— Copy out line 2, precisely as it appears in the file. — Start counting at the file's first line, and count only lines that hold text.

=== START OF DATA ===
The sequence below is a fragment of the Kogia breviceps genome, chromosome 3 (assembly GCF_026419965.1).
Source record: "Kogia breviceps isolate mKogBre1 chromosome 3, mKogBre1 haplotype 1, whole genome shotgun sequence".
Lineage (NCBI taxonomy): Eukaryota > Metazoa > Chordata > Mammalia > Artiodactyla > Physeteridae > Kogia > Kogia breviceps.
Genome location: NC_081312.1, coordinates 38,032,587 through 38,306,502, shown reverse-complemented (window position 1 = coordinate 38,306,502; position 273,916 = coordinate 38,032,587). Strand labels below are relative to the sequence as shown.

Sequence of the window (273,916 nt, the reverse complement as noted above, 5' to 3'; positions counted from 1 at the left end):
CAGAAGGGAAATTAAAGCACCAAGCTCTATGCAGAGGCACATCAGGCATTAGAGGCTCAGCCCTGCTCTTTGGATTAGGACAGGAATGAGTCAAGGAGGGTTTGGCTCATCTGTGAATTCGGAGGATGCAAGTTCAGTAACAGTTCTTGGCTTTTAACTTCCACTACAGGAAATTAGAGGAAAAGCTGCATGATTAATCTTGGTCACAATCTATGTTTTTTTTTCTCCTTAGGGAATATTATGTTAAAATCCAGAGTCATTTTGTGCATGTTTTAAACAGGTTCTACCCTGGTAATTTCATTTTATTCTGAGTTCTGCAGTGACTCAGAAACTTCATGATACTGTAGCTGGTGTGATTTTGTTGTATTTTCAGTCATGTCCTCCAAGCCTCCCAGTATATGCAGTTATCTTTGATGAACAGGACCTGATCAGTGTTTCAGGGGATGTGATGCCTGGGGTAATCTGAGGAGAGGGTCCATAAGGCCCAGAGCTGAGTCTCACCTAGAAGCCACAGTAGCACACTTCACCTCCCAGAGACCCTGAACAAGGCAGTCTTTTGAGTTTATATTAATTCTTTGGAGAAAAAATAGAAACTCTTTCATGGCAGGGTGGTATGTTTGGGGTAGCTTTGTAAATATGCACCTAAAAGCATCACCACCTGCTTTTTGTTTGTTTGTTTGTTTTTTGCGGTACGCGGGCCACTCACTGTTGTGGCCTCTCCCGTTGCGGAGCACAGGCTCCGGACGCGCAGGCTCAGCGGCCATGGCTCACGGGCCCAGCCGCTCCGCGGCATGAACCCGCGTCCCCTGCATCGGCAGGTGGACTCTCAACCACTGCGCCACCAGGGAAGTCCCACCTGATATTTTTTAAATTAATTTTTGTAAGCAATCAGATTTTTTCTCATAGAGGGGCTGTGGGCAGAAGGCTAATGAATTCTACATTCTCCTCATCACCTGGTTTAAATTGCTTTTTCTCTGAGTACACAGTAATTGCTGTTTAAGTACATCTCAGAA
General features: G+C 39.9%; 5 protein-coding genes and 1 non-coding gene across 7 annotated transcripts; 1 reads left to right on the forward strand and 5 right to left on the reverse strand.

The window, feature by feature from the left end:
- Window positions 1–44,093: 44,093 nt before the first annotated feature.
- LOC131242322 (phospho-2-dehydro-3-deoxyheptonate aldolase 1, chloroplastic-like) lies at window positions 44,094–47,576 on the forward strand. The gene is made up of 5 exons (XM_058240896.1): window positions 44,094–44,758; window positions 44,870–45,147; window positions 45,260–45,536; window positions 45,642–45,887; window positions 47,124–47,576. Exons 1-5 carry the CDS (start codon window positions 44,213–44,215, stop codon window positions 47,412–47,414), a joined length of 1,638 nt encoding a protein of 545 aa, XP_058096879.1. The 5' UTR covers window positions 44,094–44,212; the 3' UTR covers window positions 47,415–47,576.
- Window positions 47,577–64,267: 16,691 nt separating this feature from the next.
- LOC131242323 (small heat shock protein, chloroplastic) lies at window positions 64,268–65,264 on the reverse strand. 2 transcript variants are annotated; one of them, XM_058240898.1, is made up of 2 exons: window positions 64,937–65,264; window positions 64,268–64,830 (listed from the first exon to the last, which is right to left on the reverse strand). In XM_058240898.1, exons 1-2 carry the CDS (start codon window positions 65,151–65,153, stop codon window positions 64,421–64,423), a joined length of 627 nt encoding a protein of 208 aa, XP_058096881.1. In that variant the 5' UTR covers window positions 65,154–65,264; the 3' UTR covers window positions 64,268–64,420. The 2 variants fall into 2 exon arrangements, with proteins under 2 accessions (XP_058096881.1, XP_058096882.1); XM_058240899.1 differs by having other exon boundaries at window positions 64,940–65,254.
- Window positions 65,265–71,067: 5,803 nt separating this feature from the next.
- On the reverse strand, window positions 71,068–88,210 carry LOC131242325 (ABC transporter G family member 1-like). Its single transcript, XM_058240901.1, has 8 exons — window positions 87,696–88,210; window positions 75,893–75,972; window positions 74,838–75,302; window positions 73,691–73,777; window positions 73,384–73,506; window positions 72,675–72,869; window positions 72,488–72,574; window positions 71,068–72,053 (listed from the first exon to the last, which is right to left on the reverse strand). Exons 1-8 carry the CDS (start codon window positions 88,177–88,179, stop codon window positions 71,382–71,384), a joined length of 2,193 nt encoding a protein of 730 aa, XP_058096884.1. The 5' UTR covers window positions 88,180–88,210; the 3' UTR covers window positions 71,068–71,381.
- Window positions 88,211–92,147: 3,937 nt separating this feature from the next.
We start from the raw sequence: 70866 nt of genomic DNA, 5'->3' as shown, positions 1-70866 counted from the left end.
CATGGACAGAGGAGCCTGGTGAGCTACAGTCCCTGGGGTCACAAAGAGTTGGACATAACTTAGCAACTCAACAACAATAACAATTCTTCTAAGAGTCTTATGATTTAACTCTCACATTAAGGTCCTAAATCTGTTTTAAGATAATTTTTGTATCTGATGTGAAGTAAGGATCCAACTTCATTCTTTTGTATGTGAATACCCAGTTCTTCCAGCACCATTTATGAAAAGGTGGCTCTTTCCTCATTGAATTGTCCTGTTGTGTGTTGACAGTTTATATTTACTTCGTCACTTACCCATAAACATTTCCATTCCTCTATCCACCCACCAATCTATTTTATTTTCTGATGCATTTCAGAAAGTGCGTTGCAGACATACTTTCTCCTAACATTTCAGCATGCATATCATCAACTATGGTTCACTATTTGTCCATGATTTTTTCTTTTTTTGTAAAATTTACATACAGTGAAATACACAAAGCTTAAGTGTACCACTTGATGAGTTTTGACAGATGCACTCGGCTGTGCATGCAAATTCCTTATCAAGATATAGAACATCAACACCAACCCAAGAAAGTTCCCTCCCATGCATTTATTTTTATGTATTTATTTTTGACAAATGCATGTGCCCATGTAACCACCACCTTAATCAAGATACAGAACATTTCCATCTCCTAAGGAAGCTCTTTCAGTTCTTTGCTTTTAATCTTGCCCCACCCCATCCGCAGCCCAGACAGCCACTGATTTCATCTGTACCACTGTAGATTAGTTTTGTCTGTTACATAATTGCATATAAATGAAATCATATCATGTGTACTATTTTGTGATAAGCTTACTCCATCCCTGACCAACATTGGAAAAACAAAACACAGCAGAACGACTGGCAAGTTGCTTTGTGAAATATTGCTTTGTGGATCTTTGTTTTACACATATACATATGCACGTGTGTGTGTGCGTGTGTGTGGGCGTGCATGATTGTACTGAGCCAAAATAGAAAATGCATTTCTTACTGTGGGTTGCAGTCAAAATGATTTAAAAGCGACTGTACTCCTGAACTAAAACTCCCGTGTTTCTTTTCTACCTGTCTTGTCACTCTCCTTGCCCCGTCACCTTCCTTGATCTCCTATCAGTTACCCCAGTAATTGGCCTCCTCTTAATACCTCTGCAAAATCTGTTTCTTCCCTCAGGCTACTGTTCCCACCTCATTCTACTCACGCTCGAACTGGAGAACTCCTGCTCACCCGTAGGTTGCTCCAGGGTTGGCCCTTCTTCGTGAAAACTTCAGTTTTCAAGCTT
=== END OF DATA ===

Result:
Source record: "Kogia breviceps isolate mKogBre1 chromosome 3, mKogBre1 haplotype 1, whole genome shotgun sequence".